News for Friday, March 25, 2016
New Books and Articles by SAR Alums
Reading books.In early December of 2015 we announced that Charles Briggs received the 2015 Cultural Horizons Prize by the Society for Cultural Anthropology for his article, “Dear Dr. Freud.” Since then, Dr. Briggs, his wife, Clara Mantini-Briggs, and several indigenous scholars published a book on research they did on a rabies epidemic in Venezuela. Una Enfermedad Monstruo: Indígenas derribando el cerco de la discriminación en salud is a direct result of the work Briggs and Mantini-Briggs did while in residence at SAR.
Dr. Briggs writes, “We took the book to the other members of the team and the parents who lost children in the epidemic in December; here is a great photo of people in the rainforest reading the book.”
More on their book can be found here.
A-Janngu (Spotted Stingray) rock artDr. Liam Brady, SAR 2015 Ethel-Jane Westfeldt Bunting Scholar, and two colleagues recently published an article titled “Negotiating Yanyuwa Rock Art: Relational and Effectual Experiences in the Southwest Gulf of Carpentaria, Northern Australia” Dr. Brady’s work at SAR focused on a comparative study of the Yanyuwa rock art and the rock art created by North American indigenous peoples. This article builds on the research he has been conducting for many years.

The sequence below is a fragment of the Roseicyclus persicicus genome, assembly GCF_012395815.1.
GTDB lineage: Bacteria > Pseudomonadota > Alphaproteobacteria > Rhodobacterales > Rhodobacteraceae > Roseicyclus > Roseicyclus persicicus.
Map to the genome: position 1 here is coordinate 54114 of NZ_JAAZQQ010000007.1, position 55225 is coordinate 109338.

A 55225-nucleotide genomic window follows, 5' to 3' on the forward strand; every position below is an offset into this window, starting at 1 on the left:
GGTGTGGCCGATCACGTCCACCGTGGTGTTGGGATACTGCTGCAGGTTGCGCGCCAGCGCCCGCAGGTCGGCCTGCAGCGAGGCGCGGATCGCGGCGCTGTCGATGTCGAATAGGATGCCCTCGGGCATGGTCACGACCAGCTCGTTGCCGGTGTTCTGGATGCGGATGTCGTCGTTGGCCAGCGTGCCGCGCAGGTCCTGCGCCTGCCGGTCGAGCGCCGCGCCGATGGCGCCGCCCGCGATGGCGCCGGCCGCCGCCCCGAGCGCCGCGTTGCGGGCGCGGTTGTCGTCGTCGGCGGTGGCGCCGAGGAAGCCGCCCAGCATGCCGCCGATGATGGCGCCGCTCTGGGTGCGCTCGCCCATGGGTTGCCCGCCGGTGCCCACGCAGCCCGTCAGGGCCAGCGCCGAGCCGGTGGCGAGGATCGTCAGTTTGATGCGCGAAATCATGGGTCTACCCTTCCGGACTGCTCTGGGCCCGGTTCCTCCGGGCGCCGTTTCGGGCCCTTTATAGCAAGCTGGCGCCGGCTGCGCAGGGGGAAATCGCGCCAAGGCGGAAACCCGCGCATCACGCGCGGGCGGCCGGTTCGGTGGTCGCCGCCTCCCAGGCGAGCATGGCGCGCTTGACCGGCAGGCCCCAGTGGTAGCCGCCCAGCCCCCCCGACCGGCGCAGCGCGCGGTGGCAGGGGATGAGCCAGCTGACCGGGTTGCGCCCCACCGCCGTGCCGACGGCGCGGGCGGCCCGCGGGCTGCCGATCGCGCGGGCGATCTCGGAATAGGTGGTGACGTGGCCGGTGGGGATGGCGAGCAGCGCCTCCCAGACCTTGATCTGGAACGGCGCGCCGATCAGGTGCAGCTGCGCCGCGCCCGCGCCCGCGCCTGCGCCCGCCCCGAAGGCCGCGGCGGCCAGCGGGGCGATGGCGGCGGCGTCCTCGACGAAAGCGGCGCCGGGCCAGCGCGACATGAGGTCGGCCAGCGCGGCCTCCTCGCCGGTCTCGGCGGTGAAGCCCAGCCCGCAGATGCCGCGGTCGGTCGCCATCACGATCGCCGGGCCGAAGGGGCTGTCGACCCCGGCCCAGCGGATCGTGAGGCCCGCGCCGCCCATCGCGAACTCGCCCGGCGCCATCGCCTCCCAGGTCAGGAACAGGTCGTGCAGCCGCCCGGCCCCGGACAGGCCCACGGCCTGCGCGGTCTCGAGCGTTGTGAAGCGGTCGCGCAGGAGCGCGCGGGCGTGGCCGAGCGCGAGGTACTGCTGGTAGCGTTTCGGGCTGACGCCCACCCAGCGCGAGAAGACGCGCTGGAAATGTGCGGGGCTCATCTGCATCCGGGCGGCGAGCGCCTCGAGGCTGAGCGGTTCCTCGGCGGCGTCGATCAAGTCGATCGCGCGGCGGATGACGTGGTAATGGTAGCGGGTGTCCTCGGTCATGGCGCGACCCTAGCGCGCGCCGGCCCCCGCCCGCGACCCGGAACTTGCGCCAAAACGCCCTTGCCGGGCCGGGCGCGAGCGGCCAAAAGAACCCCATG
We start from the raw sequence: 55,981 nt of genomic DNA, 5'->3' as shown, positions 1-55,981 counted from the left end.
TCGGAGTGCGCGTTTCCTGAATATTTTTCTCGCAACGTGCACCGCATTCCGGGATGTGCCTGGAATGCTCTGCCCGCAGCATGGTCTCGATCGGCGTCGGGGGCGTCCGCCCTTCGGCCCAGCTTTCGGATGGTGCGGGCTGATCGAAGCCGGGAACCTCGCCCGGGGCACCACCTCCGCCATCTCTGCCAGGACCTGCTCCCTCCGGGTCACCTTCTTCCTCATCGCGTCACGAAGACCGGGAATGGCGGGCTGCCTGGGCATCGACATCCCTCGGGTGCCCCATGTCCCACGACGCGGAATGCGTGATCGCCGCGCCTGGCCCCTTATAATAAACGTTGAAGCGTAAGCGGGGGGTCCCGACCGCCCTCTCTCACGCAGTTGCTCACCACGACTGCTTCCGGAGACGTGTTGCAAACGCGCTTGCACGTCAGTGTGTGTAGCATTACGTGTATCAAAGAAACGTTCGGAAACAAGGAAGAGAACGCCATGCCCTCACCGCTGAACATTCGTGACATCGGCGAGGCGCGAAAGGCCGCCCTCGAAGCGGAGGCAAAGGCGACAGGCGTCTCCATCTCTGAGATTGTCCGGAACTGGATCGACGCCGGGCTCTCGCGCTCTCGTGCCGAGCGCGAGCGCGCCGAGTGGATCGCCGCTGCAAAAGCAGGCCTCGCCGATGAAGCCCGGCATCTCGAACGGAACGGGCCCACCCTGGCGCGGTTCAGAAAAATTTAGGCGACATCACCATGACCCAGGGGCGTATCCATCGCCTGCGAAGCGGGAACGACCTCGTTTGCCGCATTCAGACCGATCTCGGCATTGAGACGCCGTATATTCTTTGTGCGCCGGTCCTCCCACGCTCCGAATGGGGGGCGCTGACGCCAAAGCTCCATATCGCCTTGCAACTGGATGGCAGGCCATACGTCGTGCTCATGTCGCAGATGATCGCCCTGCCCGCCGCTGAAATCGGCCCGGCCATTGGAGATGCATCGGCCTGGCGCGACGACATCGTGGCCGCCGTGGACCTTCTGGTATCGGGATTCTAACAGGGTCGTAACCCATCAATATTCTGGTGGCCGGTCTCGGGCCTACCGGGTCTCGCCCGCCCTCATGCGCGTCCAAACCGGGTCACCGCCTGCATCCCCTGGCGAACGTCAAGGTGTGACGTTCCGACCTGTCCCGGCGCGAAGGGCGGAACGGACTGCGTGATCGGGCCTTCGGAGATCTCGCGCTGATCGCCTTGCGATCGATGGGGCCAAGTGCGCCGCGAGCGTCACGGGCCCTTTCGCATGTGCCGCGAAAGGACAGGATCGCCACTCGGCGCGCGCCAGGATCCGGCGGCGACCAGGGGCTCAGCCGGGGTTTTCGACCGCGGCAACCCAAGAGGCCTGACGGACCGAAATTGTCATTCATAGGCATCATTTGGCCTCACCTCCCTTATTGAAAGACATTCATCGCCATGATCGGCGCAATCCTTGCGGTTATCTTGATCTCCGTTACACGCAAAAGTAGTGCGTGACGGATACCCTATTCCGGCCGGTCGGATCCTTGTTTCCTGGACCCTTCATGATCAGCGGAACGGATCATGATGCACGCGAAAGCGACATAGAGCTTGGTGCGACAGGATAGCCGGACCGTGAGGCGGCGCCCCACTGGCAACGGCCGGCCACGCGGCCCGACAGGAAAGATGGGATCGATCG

More on the article can be found here.
Making Refuge: Somali Bantu Refugees and Lewiston, MaineDr. Catherine Besteman, SAR Weatherhead Fellow 1990-1991, and Francis F. Bartlett and Ruth K. Bartlett Professor, Chair of the Department of Anthropology, and President of the Association of Political and Legal Anthropology at Colby College recently published a follow-up book to Unraveling Somalia, University of Pennsylvania Press, 1999, a publication based on her ethnohistory dissertation worked on while here at SAR. The newest book is Making Refuge: Somali Bantu Refugees and Lewiston, Maine, Duke University Press, 2016. Making Refuge resulted from a meeting she had when she re-encountered, for the first time since 1988, refugees from her field site in southern Somalia who were newly arrived in Maine in 2006.
In Making Refuge Dr. Besteman “follows the trajectory of Somali Bantus from their homes in Somalia before the onset in 1991 of Somalia’s civil war, to their displacement to Kenyan refugee camps, to their relocation in cities across the United States, to their settlement in the struggling former mill town of Lewiston, Maine.”
More on the book can be found here.